"You two looked pretty friendly."
Sam snorted mirthlessly. "We were using our 'I'll tie you up with your tongue if you touch me' faces. Merely a thin veil of civility laid over our hatred. We know we aren't going to go bowling together any time soon."
Annie chuckled and the group went on over to Sam's house. The vigil crew was left out on the lawn conferring in whispers among themselves, setting out the strategy for the night's vigil, while the two lovers slipped into the house and immediately found each other's arms.
"Hey, Montana Skinny," Annie whispered. She could feel Sam laugh silently in her arms. "You could make beau coup bucks at that game of pool if you wanted."
"Damn you're good!"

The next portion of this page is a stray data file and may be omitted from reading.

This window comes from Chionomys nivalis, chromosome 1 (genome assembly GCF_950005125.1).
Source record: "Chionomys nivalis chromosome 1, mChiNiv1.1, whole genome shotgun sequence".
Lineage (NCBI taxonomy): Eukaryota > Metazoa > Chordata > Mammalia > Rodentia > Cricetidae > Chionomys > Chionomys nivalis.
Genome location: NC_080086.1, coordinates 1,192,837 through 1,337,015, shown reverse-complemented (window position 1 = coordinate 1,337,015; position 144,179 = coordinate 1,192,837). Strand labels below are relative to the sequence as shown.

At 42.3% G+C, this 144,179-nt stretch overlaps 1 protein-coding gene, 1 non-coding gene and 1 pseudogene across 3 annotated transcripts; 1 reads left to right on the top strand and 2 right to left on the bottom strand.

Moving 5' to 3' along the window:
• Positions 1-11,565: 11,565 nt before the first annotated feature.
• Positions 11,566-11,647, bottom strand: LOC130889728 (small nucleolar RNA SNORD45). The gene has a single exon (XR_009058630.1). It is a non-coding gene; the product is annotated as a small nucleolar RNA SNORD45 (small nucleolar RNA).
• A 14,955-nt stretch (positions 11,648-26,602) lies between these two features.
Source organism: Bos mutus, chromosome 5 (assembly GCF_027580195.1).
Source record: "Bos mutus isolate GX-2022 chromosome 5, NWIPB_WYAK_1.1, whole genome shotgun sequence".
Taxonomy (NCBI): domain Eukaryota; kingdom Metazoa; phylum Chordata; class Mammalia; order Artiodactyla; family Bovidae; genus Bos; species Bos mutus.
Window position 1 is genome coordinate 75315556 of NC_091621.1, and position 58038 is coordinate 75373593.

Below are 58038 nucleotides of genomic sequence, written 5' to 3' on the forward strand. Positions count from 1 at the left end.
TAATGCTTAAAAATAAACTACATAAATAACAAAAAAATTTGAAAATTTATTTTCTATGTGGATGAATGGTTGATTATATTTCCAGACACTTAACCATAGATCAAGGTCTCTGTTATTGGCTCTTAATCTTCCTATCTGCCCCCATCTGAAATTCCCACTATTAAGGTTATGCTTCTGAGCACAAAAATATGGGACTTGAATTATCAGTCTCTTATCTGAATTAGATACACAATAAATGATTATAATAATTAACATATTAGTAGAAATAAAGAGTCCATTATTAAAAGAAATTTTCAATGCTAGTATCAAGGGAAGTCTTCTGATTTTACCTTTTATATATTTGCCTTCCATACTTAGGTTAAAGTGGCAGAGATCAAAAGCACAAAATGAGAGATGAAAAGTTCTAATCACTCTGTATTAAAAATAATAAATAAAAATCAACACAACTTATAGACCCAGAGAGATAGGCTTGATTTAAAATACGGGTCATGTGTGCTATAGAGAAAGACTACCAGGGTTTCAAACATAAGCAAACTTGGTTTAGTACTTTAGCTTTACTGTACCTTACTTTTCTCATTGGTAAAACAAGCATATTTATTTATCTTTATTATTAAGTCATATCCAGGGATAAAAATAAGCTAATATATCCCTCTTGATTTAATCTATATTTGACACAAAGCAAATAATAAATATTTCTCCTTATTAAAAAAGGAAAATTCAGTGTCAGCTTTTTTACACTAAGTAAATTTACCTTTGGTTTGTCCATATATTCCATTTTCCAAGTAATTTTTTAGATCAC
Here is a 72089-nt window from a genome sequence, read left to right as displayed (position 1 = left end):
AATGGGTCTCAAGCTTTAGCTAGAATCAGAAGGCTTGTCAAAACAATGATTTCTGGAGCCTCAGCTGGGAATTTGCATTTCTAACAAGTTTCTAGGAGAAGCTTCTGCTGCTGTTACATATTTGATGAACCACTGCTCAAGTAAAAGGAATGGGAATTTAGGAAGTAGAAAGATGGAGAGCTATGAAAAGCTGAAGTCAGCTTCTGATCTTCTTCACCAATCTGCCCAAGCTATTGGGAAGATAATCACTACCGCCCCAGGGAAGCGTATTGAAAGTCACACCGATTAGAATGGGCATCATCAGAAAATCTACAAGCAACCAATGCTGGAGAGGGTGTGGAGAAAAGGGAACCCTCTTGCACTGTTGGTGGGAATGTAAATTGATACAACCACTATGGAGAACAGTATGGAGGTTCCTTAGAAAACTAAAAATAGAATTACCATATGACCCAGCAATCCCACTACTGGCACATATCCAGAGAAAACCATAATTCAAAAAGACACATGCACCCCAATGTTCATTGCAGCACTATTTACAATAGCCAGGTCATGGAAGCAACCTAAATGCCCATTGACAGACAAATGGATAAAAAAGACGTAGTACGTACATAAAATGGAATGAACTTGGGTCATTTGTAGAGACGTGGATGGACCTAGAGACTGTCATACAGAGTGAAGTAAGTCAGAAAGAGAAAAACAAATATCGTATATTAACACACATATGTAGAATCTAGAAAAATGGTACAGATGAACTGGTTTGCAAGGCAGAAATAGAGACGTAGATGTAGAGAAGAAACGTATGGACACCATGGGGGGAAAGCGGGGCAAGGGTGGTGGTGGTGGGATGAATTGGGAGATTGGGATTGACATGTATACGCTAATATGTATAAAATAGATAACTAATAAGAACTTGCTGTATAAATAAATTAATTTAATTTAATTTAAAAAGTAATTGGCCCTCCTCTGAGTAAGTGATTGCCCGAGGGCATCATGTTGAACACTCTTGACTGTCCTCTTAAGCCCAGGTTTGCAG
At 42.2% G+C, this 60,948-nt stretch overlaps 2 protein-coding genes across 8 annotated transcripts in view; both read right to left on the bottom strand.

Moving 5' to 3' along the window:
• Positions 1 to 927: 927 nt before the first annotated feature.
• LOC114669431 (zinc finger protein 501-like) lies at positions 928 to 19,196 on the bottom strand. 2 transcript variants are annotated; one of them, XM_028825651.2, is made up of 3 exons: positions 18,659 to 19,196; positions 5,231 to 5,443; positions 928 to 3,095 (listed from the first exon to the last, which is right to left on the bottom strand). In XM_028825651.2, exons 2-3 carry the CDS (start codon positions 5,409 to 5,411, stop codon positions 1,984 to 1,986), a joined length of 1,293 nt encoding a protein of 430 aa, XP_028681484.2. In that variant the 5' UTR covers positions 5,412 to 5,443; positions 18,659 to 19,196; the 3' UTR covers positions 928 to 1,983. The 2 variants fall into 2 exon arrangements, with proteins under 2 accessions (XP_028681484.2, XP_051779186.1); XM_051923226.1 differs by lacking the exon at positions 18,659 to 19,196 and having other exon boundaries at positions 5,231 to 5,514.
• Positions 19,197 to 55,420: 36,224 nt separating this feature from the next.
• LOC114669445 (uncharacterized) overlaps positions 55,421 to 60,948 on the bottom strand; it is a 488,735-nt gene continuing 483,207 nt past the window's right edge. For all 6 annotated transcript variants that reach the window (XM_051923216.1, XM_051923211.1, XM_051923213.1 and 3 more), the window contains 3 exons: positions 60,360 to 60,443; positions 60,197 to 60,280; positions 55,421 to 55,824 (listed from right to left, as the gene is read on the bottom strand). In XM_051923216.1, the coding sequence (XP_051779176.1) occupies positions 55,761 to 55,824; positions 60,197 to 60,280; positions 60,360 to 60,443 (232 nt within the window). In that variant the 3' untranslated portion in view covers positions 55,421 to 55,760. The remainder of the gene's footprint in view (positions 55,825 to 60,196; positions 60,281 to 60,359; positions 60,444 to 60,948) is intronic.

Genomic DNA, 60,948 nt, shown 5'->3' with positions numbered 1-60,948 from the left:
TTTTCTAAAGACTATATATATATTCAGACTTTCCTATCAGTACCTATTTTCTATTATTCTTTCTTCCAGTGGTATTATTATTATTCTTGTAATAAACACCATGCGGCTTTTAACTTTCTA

"You could make money dancing."
They tasted each others lips slowly. "We oughta start a saloon."
They giggled together. "You could sucker 'em in at the pool tables, and I'd be the dance hall girl."
"Annie in a fancy corset and cleavage. Whew! That'd draw 'em in. Mmmm, I like that picture."
"Maybe I'll be Miss Kitty for Halloween."
"Yeah, and I'll be Matt."
"Or Festus." They giggled again.
"You sleepy?" Sam asked leaning her forehead down against Annie's.
"No, but I want to go to bed."
"Why don't you make up the couch and I'll go get us some ice cream."